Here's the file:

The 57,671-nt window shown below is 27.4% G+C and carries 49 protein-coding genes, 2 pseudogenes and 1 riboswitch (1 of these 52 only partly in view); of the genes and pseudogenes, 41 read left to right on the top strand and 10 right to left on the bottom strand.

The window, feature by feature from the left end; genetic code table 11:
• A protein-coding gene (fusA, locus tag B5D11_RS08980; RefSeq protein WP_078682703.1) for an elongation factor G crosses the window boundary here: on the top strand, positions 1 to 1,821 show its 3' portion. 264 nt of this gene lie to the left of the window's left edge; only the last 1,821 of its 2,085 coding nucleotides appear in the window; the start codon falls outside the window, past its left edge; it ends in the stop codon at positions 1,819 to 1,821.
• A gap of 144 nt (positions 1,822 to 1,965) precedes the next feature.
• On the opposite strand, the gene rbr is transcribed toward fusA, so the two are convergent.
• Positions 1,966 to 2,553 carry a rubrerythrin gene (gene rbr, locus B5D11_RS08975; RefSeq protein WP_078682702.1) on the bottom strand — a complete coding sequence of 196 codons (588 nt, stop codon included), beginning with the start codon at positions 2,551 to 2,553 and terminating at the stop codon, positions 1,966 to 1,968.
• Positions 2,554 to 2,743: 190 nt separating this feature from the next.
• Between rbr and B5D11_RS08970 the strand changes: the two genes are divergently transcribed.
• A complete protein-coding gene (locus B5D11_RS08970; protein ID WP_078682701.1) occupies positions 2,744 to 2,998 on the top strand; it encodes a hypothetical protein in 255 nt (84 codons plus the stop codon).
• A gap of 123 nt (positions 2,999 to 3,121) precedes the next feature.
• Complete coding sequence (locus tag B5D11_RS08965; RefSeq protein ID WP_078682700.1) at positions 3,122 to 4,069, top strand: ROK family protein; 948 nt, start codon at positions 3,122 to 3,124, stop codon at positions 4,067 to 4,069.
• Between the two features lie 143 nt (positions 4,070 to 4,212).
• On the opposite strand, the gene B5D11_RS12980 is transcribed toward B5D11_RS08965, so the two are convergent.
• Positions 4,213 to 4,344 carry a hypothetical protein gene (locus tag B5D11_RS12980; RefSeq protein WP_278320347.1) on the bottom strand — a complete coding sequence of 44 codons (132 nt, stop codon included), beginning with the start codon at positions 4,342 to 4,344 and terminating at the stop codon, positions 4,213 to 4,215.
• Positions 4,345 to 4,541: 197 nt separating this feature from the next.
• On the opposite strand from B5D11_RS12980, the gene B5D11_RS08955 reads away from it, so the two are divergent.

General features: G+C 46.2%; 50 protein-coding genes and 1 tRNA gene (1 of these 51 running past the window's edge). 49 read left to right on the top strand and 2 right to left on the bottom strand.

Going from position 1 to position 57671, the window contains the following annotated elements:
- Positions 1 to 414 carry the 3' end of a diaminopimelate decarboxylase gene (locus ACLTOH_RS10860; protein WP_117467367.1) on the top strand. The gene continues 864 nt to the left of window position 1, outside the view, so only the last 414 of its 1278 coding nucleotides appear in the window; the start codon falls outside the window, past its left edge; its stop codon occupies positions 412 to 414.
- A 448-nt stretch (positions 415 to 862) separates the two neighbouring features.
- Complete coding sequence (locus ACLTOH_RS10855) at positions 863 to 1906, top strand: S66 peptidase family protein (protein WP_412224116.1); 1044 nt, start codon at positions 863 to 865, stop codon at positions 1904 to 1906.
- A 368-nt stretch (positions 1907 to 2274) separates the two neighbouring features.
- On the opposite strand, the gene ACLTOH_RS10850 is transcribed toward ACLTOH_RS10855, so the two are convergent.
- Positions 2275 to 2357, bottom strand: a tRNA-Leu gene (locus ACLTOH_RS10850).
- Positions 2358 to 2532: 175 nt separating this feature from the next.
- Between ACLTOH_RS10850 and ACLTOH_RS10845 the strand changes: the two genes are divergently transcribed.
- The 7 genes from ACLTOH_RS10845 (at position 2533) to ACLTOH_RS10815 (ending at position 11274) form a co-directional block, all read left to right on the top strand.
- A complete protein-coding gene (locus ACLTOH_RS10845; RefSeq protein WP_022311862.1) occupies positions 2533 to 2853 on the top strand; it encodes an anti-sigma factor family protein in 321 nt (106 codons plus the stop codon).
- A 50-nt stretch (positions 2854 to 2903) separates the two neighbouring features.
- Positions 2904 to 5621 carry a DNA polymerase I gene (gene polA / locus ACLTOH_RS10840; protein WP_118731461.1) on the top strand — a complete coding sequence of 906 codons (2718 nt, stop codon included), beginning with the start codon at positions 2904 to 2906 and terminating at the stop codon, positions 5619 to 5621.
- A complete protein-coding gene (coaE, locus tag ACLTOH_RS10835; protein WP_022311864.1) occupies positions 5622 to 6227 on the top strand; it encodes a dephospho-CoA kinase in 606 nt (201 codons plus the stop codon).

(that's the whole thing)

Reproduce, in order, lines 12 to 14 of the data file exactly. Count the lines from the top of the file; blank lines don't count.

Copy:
• Between the two features lie 143 nt (positions 4,070 to 4,212).
• On the opposite strand, the gene B5D11_RS12980 is transcribed toward B5D11_RS08965, so the two are convergent.
• Positions 4,213 to 4,344 carry a hypothetical protein gene (locus tag B5D11_RS12980; RefSeq protein WP_278320347.1) on the bottom strand — a complete coding sequence of 44 codons (132 nt, stop codon included), beginning with the start codon at positions 4,342 to 4,344 and terminating at the stop codon, positions 4,213 to 4,215.